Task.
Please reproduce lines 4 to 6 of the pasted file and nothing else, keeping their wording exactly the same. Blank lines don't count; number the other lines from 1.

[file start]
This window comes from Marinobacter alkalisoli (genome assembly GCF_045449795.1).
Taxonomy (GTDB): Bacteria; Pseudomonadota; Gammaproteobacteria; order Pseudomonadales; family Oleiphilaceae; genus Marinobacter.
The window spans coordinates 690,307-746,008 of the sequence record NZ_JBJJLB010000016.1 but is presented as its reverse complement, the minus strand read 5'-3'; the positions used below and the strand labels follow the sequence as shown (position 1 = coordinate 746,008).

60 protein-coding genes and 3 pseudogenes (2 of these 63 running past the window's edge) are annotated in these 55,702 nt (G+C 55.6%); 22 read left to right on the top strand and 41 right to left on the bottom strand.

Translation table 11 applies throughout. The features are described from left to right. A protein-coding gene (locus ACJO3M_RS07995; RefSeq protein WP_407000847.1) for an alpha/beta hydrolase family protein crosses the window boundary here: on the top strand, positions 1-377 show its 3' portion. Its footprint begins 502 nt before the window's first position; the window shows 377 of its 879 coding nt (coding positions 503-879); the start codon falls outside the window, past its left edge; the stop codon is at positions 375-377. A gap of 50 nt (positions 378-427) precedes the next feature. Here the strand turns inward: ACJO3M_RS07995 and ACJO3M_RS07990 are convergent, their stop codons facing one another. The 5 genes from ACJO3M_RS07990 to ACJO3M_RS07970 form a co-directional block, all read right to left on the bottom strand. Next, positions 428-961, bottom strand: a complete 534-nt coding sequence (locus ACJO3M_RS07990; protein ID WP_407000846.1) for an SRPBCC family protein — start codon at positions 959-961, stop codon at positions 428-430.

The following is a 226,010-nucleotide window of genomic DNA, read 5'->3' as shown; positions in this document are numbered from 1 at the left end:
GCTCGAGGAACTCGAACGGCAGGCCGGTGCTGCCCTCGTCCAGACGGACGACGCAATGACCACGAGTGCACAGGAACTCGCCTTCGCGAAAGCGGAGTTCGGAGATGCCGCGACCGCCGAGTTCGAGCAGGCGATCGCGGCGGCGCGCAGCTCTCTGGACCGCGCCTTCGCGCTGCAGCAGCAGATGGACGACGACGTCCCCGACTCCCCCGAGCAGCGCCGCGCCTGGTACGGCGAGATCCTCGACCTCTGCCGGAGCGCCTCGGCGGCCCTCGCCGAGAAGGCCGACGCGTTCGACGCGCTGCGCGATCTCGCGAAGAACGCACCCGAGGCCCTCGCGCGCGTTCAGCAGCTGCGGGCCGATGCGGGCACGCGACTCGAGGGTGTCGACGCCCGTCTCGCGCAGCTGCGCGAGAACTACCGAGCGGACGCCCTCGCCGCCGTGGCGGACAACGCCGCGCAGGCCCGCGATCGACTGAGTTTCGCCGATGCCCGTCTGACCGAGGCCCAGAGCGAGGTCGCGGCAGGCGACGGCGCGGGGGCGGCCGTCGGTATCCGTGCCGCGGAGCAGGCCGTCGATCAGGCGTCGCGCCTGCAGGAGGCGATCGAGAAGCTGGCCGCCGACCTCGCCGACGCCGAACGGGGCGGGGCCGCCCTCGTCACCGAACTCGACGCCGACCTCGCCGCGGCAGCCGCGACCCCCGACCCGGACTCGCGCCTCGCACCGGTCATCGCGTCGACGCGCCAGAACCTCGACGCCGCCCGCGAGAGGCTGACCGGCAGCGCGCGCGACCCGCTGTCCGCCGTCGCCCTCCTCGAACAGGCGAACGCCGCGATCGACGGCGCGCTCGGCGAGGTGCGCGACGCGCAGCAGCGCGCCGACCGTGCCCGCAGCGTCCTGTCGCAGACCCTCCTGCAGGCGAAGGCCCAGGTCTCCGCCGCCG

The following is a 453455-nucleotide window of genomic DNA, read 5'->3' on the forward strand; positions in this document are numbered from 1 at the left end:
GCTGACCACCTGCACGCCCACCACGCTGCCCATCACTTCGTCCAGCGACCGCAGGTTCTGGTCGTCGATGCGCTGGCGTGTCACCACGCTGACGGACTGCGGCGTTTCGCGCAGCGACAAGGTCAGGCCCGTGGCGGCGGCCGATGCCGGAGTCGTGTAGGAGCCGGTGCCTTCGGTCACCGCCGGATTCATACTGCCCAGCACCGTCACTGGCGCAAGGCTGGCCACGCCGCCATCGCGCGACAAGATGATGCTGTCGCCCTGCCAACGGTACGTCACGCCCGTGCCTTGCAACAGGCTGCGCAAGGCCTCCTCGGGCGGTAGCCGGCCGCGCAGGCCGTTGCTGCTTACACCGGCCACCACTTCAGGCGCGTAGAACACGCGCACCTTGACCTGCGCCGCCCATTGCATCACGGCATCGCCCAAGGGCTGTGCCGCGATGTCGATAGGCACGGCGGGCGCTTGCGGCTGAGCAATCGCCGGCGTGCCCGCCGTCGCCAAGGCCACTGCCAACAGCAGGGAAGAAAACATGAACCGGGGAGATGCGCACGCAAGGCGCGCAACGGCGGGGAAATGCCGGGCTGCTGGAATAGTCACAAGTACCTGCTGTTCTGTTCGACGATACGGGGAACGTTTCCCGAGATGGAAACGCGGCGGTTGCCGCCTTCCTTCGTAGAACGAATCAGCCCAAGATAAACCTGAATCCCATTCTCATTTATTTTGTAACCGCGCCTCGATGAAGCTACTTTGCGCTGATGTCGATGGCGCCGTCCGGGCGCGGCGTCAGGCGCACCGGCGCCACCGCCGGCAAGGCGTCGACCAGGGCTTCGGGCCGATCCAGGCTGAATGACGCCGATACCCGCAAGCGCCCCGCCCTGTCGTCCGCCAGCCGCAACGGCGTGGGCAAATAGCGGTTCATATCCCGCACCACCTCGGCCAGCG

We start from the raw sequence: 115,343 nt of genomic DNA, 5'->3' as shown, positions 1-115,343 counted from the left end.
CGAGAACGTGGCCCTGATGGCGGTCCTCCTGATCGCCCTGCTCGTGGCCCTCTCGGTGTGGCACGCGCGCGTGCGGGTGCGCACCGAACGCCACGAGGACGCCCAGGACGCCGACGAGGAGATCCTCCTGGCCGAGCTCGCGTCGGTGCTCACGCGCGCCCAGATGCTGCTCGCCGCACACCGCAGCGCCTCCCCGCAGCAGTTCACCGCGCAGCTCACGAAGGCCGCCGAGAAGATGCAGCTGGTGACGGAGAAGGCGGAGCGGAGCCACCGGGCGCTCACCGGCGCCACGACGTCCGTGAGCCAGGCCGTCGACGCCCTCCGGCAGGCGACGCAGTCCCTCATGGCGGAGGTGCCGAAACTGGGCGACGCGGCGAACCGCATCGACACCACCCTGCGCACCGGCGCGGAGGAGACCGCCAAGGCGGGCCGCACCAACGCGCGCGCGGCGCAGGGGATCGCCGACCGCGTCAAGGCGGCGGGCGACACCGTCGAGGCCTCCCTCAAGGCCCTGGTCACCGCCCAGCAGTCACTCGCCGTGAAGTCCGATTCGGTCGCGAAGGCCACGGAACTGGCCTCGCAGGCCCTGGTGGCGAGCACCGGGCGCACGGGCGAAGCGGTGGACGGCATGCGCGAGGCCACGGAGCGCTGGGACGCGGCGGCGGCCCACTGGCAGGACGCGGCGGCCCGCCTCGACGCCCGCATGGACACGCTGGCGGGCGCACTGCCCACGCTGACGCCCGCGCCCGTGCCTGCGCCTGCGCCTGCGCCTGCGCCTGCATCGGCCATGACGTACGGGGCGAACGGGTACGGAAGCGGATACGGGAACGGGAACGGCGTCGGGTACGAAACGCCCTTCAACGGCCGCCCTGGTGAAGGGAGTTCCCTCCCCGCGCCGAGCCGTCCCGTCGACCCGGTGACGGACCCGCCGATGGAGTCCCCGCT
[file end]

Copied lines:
60 protein-coding genes and 3 pseudogenes (2 of these 63 running past the window's edge) are annotated in these 55,702 nt (G+C 55.6%); 22 read left to right on the top strand and 41 right to left on the bottom strand.

Translation table 11 applies throughout. The features are described from left to right. A protein-coding gene (locus ACJO3M_RS07995; RefSeq protein WP_407000847.1) for an alpha/beta hydrolase family protein crosses the window boundary here: on the top strand, positions 1-377 show its 3' portion. Its footprint begins 502 nt before the window's first position; the window shows 377 of its 879 coding nt (coding positions 503-879); the start codon falls outside the window, past its left edge; the stop codon is at positions 375-377. A gap of 50 nt (positions 378-427) precedes the next feature. Here the strand turns inward: ACJO3M_RS07995 and ACJO3M_RS07990 are convergent, their stop codons facing one another. The 5 genes from ACJO3M_RS07990 to ACJO3M_RS07970 form a co-directional block, all read right to left on the bottom strand. Next, positions 428-961, bottom strand: a complete 534-nt coding sequence (locus ACJO3M_RS07990; protein ID WP_407000846.1) for an SRPBCC family protein — start codon at positions 959-961, stop codon at positions 428-430.

The following is a 226,010-nucleotide window of genomic DNA, read 5'->3' as shown; positions in this document are numbered from 1 at the left end: